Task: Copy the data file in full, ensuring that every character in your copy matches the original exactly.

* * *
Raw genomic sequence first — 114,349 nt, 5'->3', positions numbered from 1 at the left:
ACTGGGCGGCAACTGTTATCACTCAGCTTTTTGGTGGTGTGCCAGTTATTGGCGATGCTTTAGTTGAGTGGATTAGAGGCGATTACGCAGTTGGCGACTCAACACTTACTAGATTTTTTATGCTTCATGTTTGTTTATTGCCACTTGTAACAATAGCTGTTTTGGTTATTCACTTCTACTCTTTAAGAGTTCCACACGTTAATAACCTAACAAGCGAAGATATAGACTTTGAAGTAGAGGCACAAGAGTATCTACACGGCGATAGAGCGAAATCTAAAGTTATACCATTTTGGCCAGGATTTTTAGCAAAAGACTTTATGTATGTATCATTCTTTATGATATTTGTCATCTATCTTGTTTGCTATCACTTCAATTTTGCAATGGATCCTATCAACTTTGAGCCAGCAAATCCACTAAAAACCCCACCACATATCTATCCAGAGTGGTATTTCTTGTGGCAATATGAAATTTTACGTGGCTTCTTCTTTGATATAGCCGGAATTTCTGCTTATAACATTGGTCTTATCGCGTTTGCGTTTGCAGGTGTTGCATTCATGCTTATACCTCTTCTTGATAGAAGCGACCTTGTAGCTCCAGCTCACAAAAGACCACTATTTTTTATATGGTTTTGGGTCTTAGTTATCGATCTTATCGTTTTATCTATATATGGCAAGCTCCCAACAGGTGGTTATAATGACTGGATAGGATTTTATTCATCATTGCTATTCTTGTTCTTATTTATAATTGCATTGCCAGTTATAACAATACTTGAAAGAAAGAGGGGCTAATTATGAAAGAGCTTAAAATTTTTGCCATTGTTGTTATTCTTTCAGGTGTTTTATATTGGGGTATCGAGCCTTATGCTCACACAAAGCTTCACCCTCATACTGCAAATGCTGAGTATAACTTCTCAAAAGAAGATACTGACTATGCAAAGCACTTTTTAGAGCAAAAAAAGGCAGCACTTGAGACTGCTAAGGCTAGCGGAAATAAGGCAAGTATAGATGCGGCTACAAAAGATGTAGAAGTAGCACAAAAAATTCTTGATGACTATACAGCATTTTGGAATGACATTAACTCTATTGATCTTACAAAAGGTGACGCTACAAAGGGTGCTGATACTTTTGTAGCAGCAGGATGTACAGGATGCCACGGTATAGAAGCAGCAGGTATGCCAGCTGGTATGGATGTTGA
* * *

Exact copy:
Raw genomic sequence first — 114,349 nt, 5'->3', positions numbered from 1 at the left:
ACTGGGCGGCAACTGTTATCACTCAGCTTTTTGGTGGTGTGCCAGTTATTGGCGATGCTTTAGTTGAGTGGATTAGAGGCGATTACGCAGTTGGCGACTCAACACTTACTAGATTTTTTATGCTTCATGTTTGTTTATTGCCACTTGTAACAATAGCTGTTTTGGTTATTCACTTCTACTCTTTAAGAGTTCCACACGTTAATAACCTAACAAGCGAAGATATAGACTTTGAAGTAGAGGCACAAGAGTATCTACACGGCGATAGAGCGAAATCTAAAGTTATACCATTTTGGCCAGGATTTTTAGCAAAAGACTTTATGTATGTATCATTCTTTATGATATTTGTCATCTATCTTGTTTGCTATCACTTCAATTTTGCAATGGATCCTATCAACTTTGAGCCAGCAAATCCACTAAAAACCCCACCACATATCTATCCAGAGTGGTATTTCTTGTGGCAATATGAAATTTTACGTGGCTTCTTCTTTGATATAGCCGGAATTTCTGCTTATAACATTGGTCTTATCGCGTTTGCGTTTGCAGGTGTTGCATTCATGCTTATACCTCTTCTTGATAGAAGCGACCTTGTAGCTCCAGCTCACAAAAGACCACTATTTTTTATATGGTTTTGGGTCTTAGTTATCGATCTTATCGTTTTATCTATATATGGCAAGCTCCCAACAGGTGGTTATAATGACTGGATAGGATTTTATTCATCATTGCTATTCTTGTTCTTATTTATAATTGCATTGCCAGTTATAACAATACTTGAAAGAAAGAGGGGCTAATTATGAAAGAGCTTAAAATTTTTGCCATTGTTGTTATTCTTTCAGGTGTTTTATATTGGGGTATCGAGCCTTATGCTCACACAAAGCTTCACCCTCATACTGCAAATGCTGAGTATAACTTCTCAAAAGAAGATACTGACTATGCAAAGCACTTTTTAGAGCAAAAAAAGGCAGCACTTGAGACTGCTAAGGCTAGCGGAAATAAGGCAAGTATAGATGCGGCTACAAAAGATGTAGAAGTAGCACAAAAAATTCTTGATGACTATACAGCATTTTGGAATGACATTAACTCTATTGATCTTACAAAAGGTGACGCTACAAAGGGTGCTGATACTTTTGTAGCAGCAGGATGTACAGGATGCCACGGTATAGAAGCAGCAGGTATGCCAGCTGGTATGGATGTTGA